New teammates Sam Hornish Jr., Aric Almirola have much in common
Both are family men and young fathers. Both still have something to prove, despite turning heads just to get where they are in their careers. And both are committed to making Richard Petty Motorsports a better, more elite organization.
It’s no wonder, then, that the pairing of new RPM teammates Aric Almirola and Sam Hornish Jr. has all the makings of a dynamic, harmonious fit.
It’s also not surprising that Almirola, who is set to enter his fourth season with the organization co-owned by NASCAR Hall of Famer and seven-time champion Richard Petty, encouraged RPM executives to give Hornish a serious look when the time came last year to find a driver for the company’s second Sprint Cup Series entry in 2015.
Hornish — an Indy 500 winner, three-time IndyCar Series champion and the 2013 Nationwide Series championship runner-up — ultimately got the nod to replace Marcos Ambrose, who decided to make 2014 his final year in NASCAR and move back to his native Australia.
When RPM officials announced in October the organization’s plans for Hornish to succeed Ambrose in the No. 9 Ford for the 2015 season, Almirola enthusiastically approved. Hornish reached out to Almirola with a few questions about the company before signing on the dotted line.
"The people at Richard Petty Motorsports definitely sought my opinion and asked my thoughts on the handful of drivers that they had options to go out and get," said Almirola in an exclusive interview with FOXSports.com. "I thought all along that Sam would be a great addition to Richard Petty Motorsports."
Almirola, who earned the organization’s first berth in the Chase for the Sprint Cup last season with his win in the July race at Daytona, wasn’t surprised that a driver of Hornish’s caliber would find RPM to be an attractive destination.
"I think it just validates a lot of what we’ve done over the past couple years," Almirola said. "You have a race team like ours that’s continued to grow from basically nothing. It was four years ago that they had just basically come out of bankruptcy, and so they have grown their race team back to a winning race team, a race team that can compete at the upper level of this sport, and getting a guy like Sam proves that. I think people want to be involved with Richard Petty Motorsports."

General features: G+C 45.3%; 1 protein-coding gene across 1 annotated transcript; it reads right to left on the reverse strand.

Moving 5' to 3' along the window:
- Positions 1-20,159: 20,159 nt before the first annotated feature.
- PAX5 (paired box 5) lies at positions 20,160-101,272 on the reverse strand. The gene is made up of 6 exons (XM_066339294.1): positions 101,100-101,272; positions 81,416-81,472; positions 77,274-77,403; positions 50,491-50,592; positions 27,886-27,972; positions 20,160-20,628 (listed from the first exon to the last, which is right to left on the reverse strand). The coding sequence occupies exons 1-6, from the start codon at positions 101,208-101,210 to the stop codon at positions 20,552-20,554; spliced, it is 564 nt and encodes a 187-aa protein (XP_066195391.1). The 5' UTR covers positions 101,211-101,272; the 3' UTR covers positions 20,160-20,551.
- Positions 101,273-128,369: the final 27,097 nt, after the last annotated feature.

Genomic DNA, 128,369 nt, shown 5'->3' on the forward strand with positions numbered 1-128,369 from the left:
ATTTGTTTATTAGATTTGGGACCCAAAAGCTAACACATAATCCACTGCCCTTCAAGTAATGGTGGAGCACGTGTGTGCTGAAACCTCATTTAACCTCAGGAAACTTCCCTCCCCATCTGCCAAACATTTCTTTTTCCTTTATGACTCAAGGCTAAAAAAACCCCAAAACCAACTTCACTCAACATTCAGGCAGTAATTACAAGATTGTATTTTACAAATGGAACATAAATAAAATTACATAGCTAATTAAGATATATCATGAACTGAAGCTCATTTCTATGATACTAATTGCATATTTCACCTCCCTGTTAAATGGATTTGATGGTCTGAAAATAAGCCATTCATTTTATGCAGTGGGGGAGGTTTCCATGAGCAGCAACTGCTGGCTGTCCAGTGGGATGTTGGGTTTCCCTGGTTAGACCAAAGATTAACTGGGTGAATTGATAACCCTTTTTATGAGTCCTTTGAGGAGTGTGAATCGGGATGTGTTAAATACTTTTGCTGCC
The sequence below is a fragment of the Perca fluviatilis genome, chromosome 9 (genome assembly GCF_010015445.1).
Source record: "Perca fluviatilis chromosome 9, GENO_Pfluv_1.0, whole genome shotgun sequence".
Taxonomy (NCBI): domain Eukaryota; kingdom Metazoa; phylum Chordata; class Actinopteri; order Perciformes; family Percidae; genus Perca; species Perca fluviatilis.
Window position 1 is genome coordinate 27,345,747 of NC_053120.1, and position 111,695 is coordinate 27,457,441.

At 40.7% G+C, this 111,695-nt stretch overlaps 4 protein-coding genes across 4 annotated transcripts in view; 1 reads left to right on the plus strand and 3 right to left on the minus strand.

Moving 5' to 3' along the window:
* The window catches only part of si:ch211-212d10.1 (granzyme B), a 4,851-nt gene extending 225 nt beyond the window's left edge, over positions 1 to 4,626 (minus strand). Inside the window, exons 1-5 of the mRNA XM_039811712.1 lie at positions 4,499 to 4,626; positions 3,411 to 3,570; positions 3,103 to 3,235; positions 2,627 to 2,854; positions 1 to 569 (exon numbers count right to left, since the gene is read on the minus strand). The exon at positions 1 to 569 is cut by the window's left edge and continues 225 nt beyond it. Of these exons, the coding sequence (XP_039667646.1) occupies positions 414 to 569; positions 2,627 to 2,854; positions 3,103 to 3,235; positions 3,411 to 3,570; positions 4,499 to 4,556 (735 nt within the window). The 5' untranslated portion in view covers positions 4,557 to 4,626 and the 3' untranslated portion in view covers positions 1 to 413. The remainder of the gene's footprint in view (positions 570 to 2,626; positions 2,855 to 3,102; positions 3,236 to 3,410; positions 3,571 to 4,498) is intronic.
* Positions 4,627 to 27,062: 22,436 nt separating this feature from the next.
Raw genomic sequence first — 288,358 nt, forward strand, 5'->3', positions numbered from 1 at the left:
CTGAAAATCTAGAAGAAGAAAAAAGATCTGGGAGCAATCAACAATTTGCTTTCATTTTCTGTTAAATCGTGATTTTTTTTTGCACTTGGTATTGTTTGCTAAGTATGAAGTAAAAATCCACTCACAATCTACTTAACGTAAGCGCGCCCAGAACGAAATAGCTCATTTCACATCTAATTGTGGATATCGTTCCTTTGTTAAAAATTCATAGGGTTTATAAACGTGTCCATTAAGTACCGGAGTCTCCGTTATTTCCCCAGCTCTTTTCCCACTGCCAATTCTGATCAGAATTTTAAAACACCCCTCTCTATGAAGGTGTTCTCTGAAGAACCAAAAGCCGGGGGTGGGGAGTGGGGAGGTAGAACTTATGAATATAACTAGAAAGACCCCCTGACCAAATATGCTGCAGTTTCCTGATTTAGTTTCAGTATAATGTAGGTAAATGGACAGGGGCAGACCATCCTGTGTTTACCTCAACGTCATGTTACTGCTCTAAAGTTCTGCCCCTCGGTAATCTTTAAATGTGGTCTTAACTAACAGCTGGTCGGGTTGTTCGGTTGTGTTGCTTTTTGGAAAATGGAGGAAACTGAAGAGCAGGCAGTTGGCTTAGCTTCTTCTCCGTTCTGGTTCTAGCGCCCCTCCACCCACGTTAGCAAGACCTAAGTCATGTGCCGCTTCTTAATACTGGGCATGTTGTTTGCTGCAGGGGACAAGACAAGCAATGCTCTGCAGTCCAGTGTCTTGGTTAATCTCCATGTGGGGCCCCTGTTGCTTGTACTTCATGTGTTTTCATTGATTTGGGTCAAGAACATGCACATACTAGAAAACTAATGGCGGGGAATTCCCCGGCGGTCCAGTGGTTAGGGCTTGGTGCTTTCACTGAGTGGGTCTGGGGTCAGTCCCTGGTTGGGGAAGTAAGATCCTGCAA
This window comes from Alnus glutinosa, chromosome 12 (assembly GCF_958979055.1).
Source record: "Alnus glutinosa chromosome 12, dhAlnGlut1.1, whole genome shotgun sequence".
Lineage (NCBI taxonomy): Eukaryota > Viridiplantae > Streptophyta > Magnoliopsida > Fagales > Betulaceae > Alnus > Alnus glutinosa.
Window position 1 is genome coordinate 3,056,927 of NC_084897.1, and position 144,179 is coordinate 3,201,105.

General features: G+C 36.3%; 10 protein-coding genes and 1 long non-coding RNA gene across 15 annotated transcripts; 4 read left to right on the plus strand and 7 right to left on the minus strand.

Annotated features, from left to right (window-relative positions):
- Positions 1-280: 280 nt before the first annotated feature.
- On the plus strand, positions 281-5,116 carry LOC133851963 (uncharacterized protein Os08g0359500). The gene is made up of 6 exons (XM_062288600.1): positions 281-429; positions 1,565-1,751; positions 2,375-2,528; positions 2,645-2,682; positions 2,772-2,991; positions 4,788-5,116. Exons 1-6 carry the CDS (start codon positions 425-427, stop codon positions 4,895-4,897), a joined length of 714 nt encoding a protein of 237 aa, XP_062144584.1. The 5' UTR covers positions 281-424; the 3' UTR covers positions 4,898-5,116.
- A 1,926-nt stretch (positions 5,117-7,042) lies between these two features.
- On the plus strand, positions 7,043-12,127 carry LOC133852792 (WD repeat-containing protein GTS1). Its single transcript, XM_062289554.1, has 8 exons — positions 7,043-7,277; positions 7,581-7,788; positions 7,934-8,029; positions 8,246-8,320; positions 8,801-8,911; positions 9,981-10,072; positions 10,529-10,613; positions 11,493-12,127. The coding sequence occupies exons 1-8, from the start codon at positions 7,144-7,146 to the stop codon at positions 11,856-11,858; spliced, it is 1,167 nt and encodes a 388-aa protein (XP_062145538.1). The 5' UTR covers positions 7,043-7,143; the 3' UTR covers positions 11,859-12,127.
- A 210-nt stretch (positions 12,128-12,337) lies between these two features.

Now, Almirola is looking forward to getting the season started and being a teammate to the driver who spent last season in a part-time Nationwide Series role at Joe Gibbs Racing after spending the better part of six seasons at Team Penske, where he competed in the Sprint Cup Series from 2008-2010 and the Nationwide Series from 2011-2013.
Although Hornish is the less tenured of the two RPM drivers, Almirola doesn’t consider him to be any less prepared.
"Sam’s a little older than I am, so I think Sam will be the senior guy," said Almirola, who at age 30 is five years younger than Hornish. "Sam has a lot of experience, and I think Sam’s run quite a few more Cup races, probably, than I have and he’s been around the sport just as long as I have, if not longer, so I think it’ll be a good balance between me and him both leaning on each other."
While Hornish has not run a full Sprint Cup season since 2010, the Defiance, Ohio, native is no stranger to running up front and challenging for wins and championships.
In an eight-race Nationwide Series schedule for Joe Gibbs Racing last season, Hornish picked up a win at Iowa Speedway and three other top-five finishes.
The previous season, Hornish’s last at Team Penske, he won a race and finished second to Austin Dillon in a close, down-to-the-wire fight for the Nationwide Series title.
Hornish finished fourth in Nationwide points in 2012, and scored his first Nationwide victory in 2011 despite running only a 13-race schedule.
Hornish has made at least one Sprint Cup start in each of the past eight seasons. He owns three top fives in 131 Cup starts, but most of those starts came between 2008 and 2010 when he was still adjusting from lighter, higher downforce open-wheel cars to heavier, lower downforce stock cars.
Almirola believes the Hornish who suits up for Richard Petty Motorsports is much different from the one who struggled in three full seasons as a Sprint Cup Series driver.
"I think he’s proven himself in our sport," Almirola said. "He’s won several Nationwide races, he’s run really good in Cup cars and stuff, so I think he’s really going to be an asset to our race team, and I think he’s been at some really good organizations over the past few years being at Penske and being at Joe Gibbs Racing. Just being able to bring that knowledge of how they operate and stuff like that, and being able to apply that to Richard Petty Motorsports, I think will benefit us."
Aside from recognizing Hornish’s talent and experience, Almirola also relates to his new teammate on a personal level. Both are fathers of young children, and neither is prone to cause much trouble on or off the racetrack.
"Me and Sam both are pretty laid back," Almirola said. "We both have young kids, so we’re both family men. We’re not out ripping it up and partying and young and immature. We’re both older and mature and have a clear focus on what’s the most important thing to us and the direction we want to head with our careers and the direction we want to see Richard Petty Motorsports go, and stuff like that, so I think it’s going to be really good for me and him to work together."